The dividend payout ratio represents that portion of earnings distributed as dividends to the shareholders. The earnings refer to the net income which remains after providing for external liabilities such as interest and taxes. The payout ratio is an extremely useful one since it is indicative of several factors. Some of these include the company’s financial health, future outlook, and level of maturity.

Dividend payout ratio = Dividend per share /Earnings per share

Extending from the previous example, Roman Inc has a share capital comprising 100,000 shares. And it reports total earnings after tax of $20,000,000. Therefore its EPS equals ($20,000,000 / 100,000) $200 per share. The dividend per share is $50. Thus the dividend payout ratio is ($50/$200) 0.25 or 25%.

Retention Ratio

The understanding of dividend payout is incomplete without the retention ratio. The payout and retention ratio are two sides of the same coin. The retention ratio represents that portion of the total earnings which are not available or distributed by the company. They are plowed back for expansion and growth. It is this dynamic which is ultimately responsible for determining the growth potential of the company. The formula below seeks to explain the same:

g = b * r

Where, g= growth; b= total earnings; r = retention ratio.

Therefore the above equation makes the affirmation that the growth is a direct function of the quantum of earnings reinvested into future operations. However, this proposition may only hold true when the company is actually confronted with high-yielding investments. Diverting earnings to such avenues will help the company earn higher return rates. Which consequentially increases the price of stocks.

On the contrary, the companies not in the growth phase should consider having a higher payout ratio. This prevents the funds from lying idle or being invested in projects that prove detrimental to the company’s value. This would unexceptionally have the impact of driving down the stock prices.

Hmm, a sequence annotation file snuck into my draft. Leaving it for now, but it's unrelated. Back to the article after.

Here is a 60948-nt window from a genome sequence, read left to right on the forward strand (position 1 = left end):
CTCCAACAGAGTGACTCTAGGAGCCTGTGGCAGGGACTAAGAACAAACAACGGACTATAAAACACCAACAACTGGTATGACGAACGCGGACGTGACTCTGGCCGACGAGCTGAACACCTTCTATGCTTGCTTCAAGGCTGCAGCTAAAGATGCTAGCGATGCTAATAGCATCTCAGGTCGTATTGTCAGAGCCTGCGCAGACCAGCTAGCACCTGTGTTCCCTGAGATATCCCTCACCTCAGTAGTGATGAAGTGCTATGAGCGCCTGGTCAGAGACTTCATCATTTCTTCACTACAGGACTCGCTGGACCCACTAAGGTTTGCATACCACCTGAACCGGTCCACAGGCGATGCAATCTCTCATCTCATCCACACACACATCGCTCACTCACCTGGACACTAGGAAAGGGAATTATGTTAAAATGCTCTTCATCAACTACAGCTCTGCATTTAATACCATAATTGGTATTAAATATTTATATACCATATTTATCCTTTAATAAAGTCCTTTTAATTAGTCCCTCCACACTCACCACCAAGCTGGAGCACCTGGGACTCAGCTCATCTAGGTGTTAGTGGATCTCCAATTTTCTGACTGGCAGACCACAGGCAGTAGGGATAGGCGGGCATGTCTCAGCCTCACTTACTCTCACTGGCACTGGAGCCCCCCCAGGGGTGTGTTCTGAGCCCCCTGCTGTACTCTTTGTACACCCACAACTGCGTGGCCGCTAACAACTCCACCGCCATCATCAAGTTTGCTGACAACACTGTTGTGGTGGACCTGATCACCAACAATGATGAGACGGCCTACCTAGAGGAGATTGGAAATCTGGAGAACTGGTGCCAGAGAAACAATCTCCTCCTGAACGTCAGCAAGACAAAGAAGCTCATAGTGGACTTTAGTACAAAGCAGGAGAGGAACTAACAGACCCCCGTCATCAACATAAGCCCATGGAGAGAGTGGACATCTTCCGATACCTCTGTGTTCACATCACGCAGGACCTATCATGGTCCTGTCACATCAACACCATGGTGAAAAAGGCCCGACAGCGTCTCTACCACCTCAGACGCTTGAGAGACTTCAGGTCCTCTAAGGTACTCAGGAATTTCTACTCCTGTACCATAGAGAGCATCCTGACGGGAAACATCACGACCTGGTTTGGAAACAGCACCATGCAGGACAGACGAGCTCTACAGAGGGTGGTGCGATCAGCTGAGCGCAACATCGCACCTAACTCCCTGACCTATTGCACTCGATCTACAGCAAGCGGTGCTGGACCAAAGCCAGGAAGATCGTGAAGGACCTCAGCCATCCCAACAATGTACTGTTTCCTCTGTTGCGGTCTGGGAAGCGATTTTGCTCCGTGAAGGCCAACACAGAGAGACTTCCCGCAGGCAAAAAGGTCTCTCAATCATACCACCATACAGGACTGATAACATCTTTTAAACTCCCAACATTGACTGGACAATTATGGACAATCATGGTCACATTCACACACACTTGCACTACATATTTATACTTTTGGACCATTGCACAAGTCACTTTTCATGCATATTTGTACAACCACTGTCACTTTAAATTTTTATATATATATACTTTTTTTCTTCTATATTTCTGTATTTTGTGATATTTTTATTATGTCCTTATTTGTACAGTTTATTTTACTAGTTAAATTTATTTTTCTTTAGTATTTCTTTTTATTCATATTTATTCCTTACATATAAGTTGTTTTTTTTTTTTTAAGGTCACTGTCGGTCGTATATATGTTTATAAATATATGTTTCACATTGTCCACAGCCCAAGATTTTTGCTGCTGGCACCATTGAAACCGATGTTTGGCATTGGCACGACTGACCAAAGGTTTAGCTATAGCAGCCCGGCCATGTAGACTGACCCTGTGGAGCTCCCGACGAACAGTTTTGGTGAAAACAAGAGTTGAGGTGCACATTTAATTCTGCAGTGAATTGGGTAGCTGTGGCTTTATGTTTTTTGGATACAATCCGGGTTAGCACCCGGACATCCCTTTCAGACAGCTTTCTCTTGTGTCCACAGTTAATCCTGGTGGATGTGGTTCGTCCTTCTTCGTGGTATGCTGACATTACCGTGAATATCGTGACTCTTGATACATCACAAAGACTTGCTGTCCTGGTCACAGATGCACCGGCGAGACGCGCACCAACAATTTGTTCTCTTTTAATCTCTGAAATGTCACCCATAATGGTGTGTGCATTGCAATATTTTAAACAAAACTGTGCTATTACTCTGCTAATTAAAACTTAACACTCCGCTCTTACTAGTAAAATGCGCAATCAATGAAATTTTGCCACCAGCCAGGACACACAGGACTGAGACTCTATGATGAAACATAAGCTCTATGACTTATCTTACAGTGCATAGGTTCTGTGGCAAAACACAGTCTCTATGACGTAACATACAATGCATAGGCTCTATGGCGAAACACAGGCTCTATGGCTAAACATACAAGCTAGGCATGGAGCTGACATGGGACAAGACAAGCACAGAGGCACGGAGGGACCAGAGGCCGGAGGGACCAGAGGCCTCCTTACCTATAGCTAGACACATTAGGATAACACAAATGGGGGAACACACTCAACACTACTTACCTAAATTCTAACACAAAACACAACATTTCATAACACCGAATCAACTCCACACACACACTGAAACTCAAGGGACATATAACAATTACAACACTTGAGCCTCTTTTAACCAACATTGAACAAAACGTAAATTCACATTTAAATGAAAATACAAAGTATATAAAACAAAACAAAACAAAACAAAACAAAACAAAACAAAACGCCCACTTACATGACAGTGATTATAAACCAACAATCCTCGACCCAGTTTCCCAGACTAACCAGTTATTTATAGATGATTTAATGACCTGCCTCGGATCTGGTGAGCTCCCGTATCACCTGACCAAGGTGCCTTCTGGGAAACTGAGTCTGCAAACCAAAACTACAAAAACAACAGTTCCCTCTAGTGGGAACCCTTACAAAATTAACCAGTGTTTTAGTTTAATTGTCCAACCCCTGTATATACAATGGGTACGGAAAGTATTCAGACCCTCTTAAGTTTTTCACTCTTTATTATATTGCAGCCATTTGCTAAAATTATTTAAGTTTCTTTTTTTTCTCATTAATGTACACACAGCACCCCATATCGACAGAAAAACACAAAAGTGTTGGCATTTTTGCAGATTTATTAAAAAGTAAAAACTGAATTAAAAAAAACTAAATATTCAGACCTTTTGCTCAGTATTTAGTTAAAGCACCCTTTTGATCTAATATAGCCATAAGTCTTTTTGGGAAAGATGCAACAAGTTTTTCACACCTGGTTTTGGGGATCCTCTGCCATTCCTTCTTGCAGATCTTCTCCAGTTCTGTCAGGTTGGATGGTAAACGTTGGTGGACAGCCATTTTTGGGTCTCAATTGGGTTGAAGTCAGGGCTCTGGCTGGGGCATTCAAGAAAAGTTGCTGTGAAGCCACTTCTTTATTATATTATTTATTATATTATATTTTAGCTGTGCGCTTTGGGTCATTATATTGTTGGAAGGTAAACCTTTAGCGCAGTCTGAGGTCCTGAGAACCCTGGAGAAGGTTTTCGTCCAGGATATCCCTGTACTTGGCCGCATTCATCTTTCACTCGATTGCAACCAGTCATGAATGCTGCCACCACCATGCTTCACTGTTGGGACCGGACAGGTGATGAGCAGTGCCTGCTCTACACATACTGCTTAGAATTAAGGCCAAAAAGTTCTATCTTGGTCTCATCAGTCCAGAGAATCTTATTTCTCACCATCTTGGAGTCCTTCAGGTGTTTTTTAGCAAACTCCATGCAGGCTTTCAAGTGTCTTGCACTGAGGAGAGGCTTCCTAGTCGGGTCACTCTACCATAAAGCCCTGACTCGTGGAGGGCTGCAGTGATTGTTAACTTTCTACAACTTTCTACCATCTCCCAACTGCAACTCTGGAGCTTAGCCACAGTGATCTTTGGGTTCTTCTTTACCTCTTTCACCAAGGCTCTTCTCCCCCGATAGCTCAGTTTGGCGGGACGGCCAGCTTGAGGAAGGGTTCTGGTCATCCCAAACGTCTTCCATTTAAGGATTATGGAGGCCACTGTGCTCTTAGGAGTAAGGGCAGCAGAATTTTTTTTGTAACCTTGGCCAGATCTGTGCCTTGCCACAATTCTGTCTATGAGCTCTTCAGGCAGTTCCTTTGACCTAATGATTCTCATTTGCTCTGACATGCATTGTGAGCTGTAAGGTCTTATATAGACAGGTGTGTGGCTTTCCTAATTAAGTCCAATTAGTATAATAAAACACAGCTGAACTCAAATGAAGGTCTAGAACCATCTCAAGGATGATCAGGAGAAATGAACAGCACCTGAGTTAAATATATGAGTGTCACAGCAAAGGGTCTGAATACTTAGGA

Drivers of Dividend Payout Ratio

  • The phase of maturity cycle: Established companies may have higher payout ratios than companies in the development or growth phase. This is because smaller companies prefer to reinvest their earnings to fuel faster growth.
  • Industry: Industry parameters greatly influence the payouts. For example, REITs are subject to statutory requirements to dispose of a fixed % of earnings. Volatile industries such as technology and pharma may pay from little to no dividend. Stable and mature sectors such as banking and insurance may pay a steady rate of dividend.
  • Business Climate: In periods of economic boom, the company may choose to share the increased profits with the shareholders by declaring a high payout ratio. However, such an increase may not be sustainable.

The Ideal Scenario

A high dividend yield and low payout ratio would be optimum when viewed in conjunction with one another. On the other hand, a low dividend yield and a high payout ratio are not considered to be appealing.

A high dividend yield ensures a satisfactory return on investment to the investor to break down this assertion. The low payout ratio implies that the company while providing for dividends, has ensured to retain a considerable chunk of earnings. This ensures both attractiveness to investors and bright growth prospects for the company.

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Sanjay Borad

Sanjay Bulaki Borad

Sanjay Borad is the founder & CEO of eFinanceManagement. He is passionate about keeping and making things simple and easy. Running this blog since 2009 and trying to explain "Financial Management Concepts in Layman's Terms".